But Delaware, God bless it, ain't America. It's a pretty blue state these days (was a swing state when I was a kid and even into the late '90s). In most states these days, country club Republicans are thin on the ground -- even at county clubs.

Ten Bears said...

Bingo! The point I've long tried to make: if (as seems likely) [Trump] is the nominee, then the Retards will have thrown another election to the Democrats. I have Republican friends and clients, die-hard, Rotary Club Chamber of Commerce Titans of Their Industries Republican friends and clients who have already told me, knowing as they know that I'll not vote for either, that if it comes down to a choice between Trump and Hillary they'll vote Hillary. Could be bullshit, but I've known some of these guys fifty years, and doubt it.

If (as seems likely) he's the nominee, it'll be yet another harbinger of the painfully slow-motion demise of the Republic Party.

Arthur Mervyn said...

A lot of us thought George W. Bush had a lot of screws loose. And he won over enough Americans to make the election close.

We're about year out from the election and a lot can happen. Like 9/11, the Paris and San Bernardino attacks have helped the Republicans. Add in the uncertainty in the Middle East and the possibility that gas prices could rise and the Democratic nominee could very well have a difficult time.

Despite Christine O'Donnell, I still think that Trump is so popular because of name recognition. Among my own family, all of the other GOP candidates are virtually unknown; maybe Jeb is recognized, but only as GWB's brother. And on cable news, except for the evening lineup on MSNBC, Trump's coverage has been extensive if repetitive and generally wishy-washy in my opinion. (And that's not including Fox, which I don't watch.)

Feud Turgidson said...

Trump's Law:
In any large capitalistic democracy in which most of those entitled to vote can make practical choices among multiple commercially-based news sources in a competitive news market, during any given election cycle, each such news source shall favor covering the single most entertaining and/or intriguing competitor for however so long as that competitor remains credibly able to win, no matter how assiduously the news source may try to do otherwise, or else it forfeits any chance at remaining commercially viable within the context of competition among news sources.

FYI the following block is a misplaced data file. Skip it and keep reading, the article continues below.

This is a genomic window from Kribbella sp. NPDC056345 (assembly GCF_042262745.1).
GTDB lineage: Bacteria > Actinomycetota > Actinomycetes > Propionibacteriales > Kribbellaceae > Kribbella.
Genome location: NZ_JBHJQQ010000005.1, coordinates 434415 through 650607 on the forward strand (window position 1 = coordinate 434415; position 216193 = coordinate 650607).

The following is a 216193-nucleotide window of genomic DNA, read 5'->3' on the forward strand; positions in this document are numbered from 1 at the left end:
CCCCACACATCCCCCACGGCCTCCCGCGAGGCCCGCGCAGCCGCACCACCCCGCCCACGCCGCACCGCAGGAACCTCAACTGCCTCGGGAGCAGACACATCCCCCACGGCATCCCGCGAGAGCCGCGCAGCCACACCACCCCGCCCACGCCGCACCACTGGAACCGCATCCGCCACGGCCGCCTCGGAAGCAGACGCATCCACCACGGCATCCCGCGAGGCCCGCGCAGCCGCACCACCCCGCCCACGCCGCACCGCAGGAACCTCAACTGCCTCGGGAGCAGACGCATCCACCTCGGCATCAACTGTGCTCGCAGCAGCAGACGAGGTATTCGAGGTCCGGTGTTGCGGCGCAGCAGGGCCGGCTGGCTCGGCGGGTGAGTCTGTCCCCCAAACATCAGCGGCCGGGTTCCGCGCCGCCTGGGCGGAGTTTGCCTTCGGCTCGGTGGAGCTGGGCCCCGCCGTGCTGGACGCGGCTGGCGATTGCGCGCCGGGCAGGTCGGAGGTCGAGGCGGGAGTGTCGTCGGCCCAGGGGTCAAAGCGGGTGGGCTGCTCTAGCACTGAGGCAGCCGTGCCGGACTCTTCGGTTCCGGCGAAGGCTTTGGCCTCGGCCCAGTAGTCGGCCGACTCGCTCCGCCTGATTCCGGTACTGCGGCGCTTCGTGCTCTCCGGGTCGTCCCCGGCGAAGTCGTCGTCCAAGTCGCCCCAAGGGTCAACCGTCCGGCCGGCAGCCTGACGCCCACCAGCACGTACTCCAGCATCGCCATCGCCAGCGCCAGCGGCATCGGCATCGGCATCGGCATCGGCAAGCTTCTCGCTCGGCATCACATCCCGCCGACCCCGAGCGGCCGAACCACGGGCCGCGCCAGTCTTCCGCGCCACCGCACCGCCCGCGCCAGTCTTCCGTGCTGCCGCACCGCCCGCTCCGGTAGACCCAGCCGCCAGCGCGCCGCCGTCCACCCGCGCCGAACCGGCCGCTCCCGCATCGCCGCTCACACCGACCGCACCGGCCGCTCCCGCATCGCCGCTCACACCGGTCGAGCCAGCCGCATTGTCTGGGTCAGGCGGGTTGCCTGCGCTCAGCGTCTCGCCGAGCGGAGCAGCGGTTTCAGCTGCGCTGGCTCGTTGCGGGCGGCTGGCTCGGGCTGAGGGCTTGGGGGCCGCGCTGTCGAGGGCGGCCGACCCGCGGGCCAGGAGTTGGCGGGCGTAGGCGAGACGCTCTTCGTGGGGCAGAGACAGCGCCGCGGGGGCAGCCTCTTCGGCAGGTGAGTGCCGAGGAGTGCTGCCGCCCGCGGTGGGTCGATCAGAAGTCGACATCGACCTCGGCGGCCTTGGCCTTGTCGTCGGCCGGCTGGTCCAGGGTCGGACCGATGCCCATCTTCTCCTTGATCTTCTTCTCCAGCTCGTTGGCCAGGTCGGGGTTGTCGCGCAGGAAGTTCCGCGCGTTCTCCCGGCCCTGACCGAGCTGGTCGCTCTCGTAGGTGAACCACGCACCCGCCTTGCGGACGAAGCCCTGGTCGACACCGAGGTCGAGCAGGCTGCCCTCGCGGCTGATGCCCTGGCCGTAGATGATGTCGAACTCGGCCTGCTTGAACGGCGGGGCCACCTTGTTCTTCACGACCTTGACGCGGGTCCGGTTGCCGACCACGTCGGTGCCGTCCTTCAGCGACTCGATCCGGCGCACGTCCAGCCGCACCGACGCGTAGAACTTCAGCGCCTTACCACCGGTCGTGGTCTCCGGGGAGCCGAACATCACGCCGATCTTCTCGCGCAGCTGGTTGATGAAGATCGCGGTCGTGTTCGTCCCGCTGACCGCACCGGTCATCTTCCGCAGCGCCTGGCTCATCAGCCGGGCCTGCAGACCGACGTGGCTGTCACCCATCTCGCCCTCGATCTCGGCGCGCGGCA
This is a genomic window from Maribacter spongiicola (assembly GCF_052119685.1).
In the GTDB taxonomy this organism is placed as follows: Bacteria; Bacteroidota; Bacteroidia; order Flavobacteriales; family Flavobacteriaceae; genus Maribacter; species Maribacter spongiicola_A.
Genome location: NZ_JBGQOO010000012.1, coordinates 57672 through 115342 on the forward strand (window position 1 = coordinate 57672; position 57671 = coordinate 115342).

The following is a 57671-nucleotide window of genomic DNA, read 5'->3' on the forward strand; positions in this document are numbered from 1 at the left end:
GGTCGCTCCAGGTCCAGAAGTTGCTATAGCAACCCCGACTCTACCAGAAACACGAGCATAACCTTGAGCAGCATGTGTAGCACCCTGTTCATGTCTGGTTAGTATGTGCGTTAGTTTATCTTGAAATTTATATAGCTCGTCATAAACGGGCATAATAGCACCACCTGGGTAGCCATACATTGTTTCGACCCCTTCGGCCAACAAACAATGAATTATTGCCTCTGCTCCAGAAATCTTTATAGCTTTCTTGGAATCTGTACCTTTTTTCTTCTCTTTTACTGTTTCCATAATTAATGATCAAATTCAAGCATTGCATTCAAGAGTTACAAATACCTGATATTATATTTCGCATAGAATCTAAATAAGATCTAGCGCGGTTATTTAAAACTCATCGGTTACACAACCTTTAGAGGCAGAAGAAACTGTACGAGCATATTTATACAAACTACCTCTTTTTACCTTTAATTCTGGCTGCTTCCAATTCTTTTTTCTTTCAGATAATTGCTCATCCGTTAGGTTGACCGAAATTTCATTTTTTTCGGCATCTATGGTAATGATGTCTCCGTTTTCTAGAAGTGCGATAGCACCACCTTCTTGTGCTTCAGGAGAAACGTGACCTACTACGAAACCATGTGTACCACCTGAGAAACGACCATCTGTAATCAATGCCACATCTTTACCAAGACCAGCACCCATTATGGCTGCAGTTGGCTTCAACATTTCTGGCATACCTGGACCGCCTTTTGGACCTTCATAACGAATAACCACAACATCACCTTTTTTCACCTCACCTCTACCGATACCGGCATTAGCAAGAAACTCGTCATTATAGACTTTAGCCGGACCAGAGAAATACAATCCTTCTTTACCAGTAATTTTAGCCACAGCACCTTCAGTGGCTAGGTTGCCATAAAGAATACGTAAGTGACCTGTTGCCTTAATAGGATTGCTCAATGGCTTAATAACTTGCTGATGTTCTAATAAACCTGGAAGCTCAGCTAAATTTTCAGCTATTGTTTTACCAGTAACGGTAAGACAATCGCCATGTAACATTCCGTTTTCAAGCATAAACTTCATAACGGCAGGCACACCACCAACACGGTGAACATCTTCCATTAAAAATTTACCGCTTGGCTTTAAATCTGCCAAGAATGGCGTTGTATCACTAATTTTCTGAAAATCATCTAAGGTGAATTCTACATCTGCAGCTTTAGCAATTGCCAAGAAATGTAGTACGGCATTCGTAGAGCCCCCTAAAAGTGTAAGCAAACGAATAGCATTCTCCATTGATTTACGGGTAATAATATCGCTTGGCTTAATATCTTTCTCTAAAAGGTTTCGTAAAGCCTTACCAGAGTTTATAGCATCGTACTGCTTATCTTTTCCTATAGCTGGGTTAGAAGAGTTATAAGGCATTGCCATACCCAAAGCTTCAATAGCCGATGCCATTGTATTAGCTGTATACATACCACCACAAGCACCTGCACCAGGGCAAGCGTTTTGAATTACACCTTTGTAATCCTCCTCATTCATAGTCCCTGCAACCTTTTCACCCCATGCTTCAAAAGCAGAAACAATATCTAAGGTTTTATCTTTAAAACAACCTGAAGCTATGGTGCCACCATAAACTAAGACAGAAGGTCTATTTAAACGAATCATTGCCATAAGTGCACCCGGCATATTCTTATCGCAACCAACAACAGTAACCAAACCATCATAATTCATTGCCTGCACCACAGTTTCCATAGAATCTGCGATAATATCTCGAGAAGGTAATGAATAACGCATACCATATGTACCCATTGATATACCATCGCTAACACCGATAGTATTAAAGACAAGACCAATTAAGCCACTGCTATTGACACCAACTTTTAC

The Cable Corollary:
Any news source that has effectively allowed itself to be used as the platform for whoever turns to out to be the most entertaining and/or intriguing competitor for any materially significant time period preceding the competition, will find itself at first compromised, then manipulated, and finally spurned by that competitor during the course of the competition, whereupon the news source will behave indistinguishably from a betrayed lover.

The High Broder Conceit: Every reporter, pundit or host employed by every competitive news source shall express lament at the excessive news coverage of the said most entertaining and/or intriguing competitor for elected office, while
(a) mostly citing news sources other than which ones that employ them,
(b) liberally sprinkling their lamentations with the word "journalism", and
(c) constantly calling him-or-herself a "journalist".

Grung_e_Gene said...

O'Donnel lost because she was a woman and before Joni Ernst is mentioned, Ernst overcame the anti-woman bias held by all Right-Wingers by having hog balls in one hand and flag-waving her military career in the other.